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By the end of the nineteenth century, people began to record their daily lives using small, handheld cameras. This made photography more direct, faster and dynamic. The similarity with our time, in which more and more people are taking photographs, is striking. Just like today, technology gained momentum, which made the photo industry big.
In this publication, Mattie Boom describes the rise of amateur photography in the Netherlands: the photographers, the photographs, the albums, the key figures and the backgrounds. At the time, amateur photography was mainly a pastime for the wealthy: upper-class gentlemen, gentlewomen and even the young Queen Wilhelmina. Especially young entrepreneurs, however, set out to bring photography to the general public.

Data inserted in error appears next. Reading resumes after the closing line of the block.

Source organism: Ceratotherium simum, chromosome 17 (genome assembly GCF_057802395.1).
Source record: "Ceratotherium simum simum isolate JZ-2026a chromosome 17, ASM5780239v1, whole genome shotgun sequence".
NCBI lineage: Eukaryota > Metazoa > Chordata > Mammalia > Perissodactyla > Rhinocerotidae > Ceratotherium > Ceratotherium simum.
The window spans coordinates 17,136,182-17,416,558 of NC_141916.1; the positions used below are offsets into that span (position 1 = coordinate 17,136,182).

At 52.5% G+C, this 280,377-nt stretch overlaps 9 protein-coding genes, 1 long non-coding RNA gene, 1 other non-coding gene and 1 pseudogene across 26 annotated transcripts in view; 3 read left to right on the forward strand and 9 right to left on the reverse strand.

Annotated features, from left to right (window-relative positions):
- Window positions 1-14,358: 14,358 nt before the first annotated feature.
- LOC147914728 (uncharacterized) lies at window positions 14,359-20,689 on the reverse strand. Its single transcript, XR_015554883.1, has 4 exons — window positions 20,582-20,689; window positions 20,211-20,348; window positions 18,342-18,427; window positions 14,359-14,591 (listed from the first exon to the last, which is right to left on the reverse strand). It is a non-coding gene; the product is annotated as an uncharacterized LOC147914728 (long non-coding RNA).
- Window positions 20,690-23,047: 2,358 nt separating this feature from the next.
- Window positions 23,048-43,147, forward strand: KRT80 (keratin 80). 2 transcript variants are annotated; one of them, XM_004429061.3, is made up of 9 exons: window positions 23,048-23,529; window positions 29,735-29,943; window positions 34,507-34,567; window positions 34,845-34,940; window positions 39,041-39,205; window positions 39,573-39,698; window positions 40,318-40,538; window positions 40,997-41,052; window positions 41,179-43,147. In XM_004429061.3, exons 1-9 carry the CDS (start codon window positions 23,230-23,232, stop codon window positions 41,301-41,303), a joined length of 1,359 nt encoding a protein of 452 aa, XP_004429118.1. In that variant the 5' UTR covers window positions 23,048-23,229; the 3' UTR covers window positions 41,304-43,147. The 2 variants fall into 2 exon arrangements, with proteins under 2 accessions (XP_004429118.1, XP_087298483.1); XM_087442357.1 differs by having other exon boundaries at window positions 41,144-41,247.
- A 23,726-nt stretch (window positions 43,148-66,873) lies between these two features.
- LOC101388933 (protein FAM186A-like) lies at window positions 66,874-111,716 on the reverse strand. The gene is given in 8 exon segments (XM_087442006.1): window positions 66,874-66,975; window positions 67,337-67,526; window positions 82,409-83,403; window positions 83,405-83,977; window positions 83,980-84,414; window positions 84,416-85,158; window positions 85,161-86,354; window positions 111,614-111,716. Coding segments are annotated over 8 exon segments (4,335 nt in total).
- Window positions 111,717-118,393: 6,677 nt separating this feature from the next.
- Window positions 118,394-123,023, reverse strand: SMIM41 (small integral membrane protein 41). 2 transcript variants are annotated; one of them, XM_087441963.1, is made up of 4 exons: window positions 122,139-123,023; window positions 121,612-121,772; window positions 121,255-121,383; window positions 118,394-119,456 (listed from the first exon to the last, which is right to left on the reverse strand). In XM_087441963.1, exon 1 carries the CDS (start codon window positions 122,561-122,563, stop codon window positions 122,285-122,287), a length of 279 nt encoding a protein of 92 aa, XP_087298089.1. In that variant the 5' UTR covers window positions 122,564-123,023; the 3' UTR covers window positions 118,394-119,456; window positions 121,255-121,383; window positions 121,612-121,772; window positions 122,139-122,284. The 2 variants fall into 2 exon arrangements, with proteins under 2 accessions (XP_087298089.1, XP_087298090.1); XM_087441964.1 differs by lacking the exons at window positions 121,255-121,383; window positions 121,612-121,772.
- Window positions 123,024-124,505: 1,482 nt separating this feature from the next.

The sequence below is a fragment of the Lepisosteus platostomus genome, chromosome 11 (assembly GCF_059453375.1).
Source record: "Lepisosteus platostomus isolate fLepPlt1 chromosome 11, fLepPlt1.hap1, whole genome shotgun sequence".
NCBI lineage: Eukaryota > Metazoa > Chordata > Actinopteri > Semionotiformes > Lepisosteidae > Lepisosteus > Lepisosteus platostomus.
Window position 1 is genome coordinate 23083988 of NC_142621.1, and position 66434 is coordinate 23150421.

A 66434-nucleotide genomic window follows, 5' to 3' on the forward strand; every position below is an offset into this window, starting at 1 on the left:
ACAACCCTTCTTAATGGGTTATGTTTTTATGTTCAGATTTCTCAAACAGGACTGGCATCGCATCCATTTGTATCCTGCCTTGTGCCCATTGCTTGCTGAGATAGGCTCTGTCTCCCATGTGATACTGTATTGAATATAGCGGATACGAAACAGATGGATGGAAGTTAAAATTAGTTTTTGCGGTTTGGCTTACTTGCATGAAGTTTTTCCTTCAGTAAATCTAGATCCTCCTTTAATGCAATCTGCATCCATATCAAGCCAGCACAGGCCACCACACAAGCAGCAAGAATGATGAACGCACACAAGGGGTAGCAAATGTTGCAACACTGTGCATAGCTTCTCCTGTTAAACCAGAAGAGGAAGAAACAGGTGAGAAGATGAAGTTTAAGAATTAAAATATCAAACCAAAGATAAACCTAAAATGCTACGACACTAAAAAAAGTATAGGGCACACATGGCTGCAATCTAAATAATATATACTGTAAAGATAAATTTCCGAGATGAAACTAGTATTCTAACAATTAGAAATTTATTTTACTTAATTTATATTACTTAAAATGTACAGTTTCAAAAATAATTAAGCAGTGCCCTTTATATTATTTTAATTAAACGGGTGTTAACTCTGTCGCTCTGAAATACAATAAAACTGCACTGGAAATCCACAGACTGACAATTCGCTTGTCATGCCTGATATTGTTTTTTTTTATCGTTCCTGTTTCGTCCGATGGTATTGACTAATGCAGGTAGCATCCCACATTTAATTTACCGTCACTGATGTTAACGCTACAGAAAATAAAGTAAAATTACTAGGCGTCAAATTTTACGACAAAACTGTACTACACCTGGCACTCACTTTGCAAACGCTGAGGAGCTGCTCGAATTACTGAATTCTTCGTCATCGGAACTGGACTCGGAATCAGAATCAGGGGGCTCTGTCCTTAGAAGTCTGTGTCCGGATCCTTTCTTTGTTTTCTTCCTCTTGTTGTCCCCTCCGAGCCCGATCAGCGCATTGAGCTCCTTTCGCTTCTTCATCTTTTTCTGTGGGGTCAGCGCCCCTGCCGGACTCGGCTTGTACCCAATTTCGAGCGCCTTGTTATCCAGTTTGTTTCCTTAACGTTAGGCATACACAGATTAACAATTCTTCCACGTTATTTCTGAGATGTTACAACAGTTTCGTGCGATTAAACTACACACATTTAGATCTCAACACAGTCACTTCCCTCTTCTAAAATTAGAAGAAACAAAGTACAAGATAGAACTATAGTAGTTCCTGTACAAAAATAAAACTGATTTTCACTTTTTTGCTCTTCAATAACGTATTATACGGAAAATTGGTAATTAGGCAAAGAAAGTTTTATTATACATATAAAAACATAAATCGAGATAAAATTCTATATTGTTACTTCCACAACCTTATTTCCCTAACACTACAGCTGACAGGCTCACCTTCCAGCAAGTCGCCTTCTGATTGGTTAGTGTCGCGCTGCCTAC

This book includes more than 250 photos and albums from the collections of the Rijksmuseum and other Dutch museums and archives, many of them never published before. Highlights are the only surviving Dutch Kodak album, photographs by Henry Pauw van Wieldrecht and Queen Wilhelmina, but also those by artists such as Willem Witsen and George Hendrik Breitner, and by amateur photographers who rise from obscurity in this book.